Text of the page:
Wednesday, April 23, 2008

Why Use Linux?

More than a decade has passed since Linus Torvalds put his operating
system code on the Internet, and millions have been putting Linux to good use.
It’s been a while since Linux was viewed as a “toy operating system” used only by
geek computer hobbyists. Big corporations, colleges, governments, school districts, nonprofit organizations, and everyday users are all turning to Linux to boost productivity at a low cost. If you’re still thinking about whether to join them, here are a few good reasons:
  • Linux puts you in control of your
    computing environment. Although much of the buzz around
    “free software” revolves around cost (and
    we’ll get to that argument in abound in the Linux
    space. If you’re not happy with the way one application
    works, there’s usually something else out there that
    can make you happy. Most applications are a lso endlessly
    customizable, so if there’s an annoying feature included
    as default, you can always turn it off or modify its

  • Linux is inexpensive to install,
    run, and update. Unlike proprietary operatin systems, you can
    take the DVD from this book and install openSUSE on as
    man computers as you need to. Configure Linux individually for
    your file server routers, web servers, and desktops. All
    these systems will run crash-free with little maintenance required and
    (if you like) automated updates that don’t even need user
    intervention to install.

  • Linux is ready for the desktop.
    Nearly everything you can do on a Windows machine can be done on
    openSUSE, from creating professional office documents and
    presentations to getting files on the Internet. It’s also not
    that hard to get used to after you’ve made the
    switch. When Grandma is running Linux, she’s less
    likely to see error messages and crashing programs, too.

  • Linux is a rock-solid server
    performer. The operating system (OS) made its first impression as a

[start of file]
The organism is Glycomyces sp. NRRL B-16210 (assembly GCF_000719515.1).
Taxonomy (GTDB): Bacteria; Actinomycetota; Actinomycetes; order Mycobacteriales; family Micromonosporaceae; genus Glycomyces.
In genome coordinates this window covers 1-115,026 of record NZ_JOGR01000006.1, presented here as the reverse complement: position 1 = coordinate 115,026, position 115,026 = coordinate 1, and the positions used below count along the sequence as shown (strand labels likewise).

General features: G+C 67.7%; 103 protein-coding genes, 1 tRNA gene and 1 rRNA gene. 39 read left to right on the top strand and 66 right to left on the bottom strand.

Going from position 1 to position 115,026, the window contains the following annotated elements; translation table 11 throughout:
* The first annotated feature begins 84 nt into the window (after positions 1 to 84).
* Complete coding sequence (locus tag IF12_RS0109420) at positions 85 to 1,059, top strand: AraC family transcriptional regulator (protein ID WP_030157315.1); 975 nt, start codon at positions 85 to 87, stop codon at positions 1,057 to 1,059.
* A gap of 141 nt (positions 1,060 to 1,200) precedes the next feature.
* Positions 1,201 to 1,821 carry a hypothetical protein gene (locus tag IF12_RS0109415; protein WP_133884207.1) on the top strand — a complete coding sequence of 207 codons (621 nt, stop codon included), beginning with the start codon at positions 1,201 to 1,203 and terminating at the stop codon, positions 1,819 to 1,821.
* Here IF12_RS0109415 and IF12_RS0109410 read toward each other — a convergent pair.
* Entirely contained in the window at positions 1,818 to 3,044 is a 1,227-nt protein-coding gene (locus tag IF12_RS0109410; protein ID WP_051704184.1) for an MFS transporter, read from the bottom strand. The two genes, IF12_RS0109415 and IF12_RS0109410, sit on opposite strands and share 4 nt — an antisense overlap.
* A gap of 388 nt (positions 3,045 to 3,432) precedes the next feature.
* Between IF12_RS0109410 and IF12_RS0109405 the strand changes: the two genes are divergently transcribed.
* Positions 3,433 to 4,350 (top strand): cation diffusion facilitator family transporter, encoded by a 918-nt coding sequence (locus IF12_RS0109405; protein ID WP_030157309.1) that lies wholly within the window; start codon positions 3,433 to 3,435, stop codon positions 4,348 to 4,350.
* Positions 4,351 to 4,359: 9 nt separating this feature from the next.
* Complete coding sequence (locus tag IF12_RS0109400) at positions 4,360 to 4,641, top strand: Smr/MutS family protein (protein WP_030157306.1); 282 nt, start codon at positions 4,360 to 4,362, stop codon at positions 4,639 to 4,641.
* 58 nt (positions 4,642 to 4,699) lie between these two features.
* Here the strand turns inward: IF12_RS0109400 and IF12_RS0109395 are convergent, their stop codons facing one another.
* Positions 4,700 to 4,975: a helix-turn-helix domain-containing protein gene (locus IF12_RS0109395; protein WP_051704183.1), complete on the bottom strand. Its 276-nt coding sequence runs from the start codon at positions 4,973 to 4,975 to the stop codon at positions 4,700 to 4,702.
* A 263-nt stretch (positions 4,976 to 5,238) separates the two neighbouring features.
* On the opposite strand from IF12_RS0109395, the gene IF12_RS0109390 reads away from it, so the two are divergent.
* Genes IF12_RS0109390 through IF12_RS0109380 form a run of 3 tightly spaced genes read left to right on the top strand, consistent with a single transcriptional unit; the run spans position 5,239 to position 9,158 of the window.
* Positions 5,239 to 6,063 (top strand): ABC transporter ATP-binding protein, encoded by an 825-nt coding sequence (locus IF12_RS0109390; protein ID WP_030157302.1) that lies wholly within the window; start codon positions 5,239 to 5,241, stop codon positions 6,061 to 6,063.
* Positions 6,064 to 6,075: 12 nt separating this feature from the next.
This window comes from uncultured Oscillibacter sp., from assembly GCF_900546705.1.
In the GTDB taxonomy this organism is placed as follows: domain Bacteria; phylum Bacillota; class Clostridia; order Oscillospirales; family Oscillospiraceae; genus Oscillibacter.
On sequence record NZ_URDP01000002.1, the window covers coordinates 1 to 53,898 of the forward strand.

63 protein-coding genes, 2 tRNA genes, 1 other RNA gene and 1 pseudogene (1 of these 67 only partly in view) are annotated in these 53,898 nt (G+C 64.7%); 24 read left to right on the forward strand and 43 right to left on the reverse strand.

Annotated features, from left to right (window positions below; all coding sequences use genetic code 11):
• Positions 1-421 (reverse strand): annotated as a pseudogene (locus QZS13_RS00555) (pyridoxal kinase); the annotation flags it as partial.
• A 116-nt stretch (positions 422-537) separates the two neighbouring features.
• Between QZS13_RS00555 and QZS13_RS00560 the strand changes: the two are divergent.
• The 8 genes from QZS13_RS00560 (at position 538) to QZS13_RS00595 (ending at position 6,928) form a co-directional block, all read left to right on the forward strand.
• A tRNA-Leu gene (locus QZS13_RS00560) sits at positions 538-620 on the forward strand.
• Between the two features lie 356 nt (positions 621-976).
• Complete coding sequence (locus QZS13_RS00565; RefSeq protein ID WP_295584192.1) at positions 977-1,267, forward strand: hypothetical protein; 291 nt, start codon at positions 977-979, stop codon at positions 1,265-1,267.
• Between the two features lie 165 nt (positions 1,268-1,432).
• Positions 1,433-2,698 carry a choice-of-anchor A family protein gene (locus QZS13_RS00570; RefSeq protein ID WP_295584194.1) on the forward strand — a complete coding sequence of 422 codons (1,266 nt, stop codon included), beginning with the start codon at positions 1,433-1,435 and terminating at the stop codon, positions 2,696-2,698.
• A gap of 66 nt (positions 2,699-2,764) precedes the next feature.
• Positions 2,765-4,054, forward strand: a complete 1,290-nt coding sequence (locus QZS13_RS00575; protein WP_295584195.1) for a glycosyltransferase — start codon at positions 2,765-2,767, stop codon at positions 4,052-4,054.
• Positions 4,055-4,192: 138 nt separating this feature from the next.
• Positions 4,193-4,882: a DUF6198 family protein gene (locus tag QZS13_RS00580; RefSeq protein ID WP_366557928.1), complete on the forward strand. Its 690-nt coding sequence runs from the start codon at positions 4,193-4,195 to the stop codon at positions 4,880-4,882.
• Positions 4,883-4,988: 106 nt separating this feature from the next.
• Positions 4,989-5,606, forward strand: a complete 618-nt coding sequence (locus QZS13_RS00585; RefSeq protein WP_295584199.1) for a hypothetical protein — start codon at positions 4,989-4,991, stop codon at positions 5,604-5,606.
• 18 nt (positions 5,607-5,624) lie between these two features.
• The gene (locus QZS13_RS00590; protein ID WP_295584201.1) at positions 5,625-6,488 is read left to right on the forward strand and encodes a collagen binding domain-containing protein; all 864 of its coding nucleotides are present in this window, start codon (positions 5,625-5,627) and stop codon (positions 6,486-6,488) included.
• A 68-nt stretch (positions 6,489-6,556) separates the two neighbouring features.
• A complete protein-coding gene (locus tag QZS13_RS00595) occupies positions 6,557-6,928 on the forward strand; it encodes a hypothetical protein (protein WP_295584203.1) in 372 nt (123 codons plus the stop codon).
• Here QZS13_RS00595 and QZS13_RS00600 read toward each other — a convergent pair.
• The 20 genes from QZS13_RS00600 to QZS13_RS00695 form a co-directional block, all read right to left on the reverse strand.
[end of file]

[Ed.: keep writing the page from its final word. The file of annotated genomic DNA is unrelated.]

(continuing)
fast, secure, stable, scalable, and robust server OS. The current
    kernel easily handles multiprocessor machines, gigabytes of
    system memory, and terabytes of data. Most enterprise-level
    applications have Linux versions. Although this bookdoes not cover the
    Novell Open Enterprise Server (OES), openSUSE serves as a
    proving ground for new enterprise applications to be included in OES.

  • Linux thrives in a variety of environments.
    Linux drives many personal digital assistants, laptops, desktops, and
    specialized computers. You can put your ancient 486 processor to work
    as a router or file server with openSUSE. It also runs on AMD 64-bit
    Opteron processors, and did so for a year before 64-bit Windows XP was

  • Linux offers a royalty-free development
    platform for several operating systems. Because of the
    open-source development model and the high-quality, free tools
    available to developers, anyone from 13-year-old budding programmers to
    massive development shops can produce quality software relatively

  • Linux now offers big player support. Although
    the Linux community is still the best place to go for support when
    things go wrong, the presence of IBM, Novell, and other big companies
    in the support space can make even the most uneasy bean counter relax a

These are just a few good reasons to use linux. I was a previous windows user, until I learned how easy linux is to use, and how much help there is out there if you need it. Windows users, don't be afraid to make the switch to linux. You could do like I did, and start with a dual boot system that had Linux and windows on it. That way, if you want to use windows, you just boot to windows. If you want to use Linux, you boot to linux. I will be posting a tutorial regarding dual boot windows/linux systems on this blog very soon. Bookmark this blog and check back frequently.

By the way, openSUSE Linux and Ubuntu Linux are excellent for beginner users all the way up to advanced users. They are both good distros to start with if you are new to Linux.


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